I turned 30 last month and it felt right.
Which mind you, was not how I thought turning thirty would feel. All throughout my twenties, I lived and worked with an aspiration to enter my thirties with deep self confidence, a newly thriving career, a settled mental and physical balance of work-life-family-etc., a family, an on point style. Yes, even style was on my aspirations list.
However, come my mid twenties, the planner in me decided I was not on track for such status come thirty and my mid twenties self began to internally panic.
The internal panic of “I’m running out of time” turned into a posture of more hurry, greater hustle, saying ‘yes’ to five too many things, and less sleep. On an internal level, the belief that time was slipping away turned into a frantic posture of seeing every opportunity as “it” (my career for the decade), planning and replanning my life to make that “it” fit, an underlying dissatisfaction with life that manifested into shortness and a tone of complaining, and a stubbornness to enjoy or see the beauty and joy of the present.
I began to believe the lie that if I didn’t accomplish ____ by thirty, then I would have failed. If I didn’t do a certain list of things or wasn’t living a certain lifestyle, then maybe the twenties were wasted and I would be starting thirty on the wrong foot.
This seems like a radical downward mental spiral, and squeezed into four paragraphs it is, but expanded across five years, it’s not. It’s a slow shift in perspective and life that is often too small for us to catch.
However, when thirty came around, it felt right.
Mind you, I still have a long list of to-dos (my planner is…something else) and things I wish were true of my life or who I am. I’m not “successful” by most standards of society, academia, etc. I’m uncertain of my in-between early-thirties-millennial-mom style. I’m still anxious in certain social situations. I still feel 23 at times. I’m still chasing a more manageable and sustainable work life balance and rhythm. I still don’t know if the work I’m doing is exactly where I see myself for the rest of my working life.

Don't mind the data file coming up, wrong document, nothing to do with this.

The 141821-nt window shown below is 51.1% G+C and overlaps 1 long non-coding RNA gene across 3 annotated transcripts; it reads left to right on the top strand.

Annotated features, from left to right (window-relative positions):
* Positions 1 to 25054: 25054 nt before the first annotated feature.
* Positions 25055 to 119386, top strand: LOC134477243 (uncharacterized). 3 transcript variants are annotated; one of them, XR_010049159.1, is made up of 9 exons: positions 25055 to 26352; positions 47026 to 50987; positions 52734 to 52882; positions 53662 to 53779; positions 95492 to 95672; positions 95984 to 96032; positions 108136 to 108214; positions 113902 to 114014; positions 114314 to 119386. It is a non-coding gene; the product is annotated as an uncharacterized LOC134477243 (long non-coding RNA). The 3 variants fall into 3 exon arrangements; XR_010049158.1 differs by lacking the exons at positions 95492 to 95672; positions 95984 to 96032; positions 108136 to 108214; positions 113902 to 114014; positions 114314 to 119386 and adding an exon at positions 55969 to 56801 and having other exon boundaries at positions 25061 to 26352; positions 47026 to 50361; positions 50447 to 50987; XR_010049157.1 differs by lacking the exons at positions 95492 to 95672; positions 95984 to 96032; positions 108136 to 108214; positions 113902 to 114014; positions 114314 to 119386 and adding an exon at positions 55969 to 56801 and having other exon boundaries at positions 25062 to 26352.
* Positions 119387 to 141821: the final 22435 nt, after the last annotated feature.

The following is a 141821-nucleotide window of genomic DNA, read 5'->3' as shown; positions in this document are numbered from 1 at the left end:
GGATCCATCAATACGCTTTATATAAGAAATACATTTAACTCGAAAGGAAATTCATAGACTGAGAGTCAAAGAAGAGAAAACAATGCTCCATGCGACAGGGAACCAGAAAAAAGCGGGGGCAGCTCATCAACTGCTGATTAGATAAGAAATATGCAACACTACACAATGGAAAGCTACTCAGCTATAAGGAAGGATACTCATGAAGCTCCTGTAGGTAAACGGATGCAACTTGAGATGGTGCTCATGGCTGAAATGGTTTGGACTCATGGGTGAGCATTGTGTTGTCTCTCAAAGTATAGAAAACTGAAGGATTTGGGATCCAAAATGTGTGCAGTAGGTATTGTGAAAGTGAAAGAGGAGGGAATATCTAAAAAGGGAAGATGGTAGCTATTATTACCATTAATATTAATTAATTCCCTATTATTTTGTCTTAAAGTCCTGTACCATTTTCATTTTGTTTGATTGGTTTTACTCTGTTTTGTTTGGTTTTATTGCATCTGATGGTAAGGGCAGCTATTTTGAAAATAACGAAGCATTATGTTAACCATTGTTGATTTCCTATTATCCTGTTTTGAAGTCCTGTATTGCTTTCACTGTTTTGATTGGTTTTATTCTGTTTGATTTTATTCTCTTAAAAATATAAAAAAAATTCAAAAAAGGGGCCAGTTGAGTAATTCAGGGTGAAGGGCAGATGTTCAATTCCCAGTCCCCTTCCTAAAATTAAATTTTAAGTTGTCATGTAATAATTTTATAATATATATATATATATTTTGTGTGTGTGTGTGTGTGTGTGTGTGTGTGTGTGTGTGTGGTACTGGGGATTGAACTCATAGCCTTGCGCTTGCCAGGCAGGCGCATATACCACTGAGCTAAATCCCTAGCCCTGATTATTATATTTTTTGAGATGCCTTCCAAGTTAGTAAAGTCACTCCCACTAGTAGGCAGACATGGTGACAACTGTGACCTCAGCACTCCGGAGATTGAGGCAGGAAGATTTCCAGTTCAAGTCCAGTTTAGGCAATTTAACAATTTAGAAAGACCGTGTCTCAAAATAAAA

And yet, I’m learning there is a beauty and a joy in this season of “not yet.”
My 20 month old daughter has these Highlights booklets she adores. Her favorites are all about nature and the growth of seeds to flowers. When seeds are growing into flowers, and they are just little sprouts, we still consider them beautiful. Maybe because the green is bright or because the sprouts are lush. But it’s also because of what we know the seed was, where we see it now and for what is coming, the anticipation of what is to come.
It’s not only the current stage we see as beautiful, but the whole process.
The same is true of this transition from twenties to thirties (and truly of any transition or unmet expectations). My life may not look like the full garden I was expecting when I arrived to thirty, it might look like buds, mixed with some weeds and unkept dirt, but there is beauty in the garden.
Beauty in knowing what it was before, what it is now, and what is to come. Each stage of beginning, in between and end has its own kind of beauty, it’s not just the end that is beautiful.
There’s beauty in the tangible of what is seen and there is beauty in the process, in the learning and growth, in the not yet.
As I have sought the beauty of being in the not yet, I have also experienced joy. Joy in being able to see gifts I have been given in my twenties. Joy in seeing how the lessons from my twenties have set me up for my thirties. Joy in the deep sense of settle and calm as I accept the season of “not yet.” Joy in the anticipation of what hasn’t happened yet because of what will come.
Seeing the beauty and experiencing the joy of “not yet” has become the most gracious and truest way to enter my thirties, with a deep emphasis on who I am and less on what I have done or haven’t.
May you seek the beauty and experience the joy in your “not yet” seasons of life. Living in the balance of past, present, and hope for the future.
With joy & gratitude,
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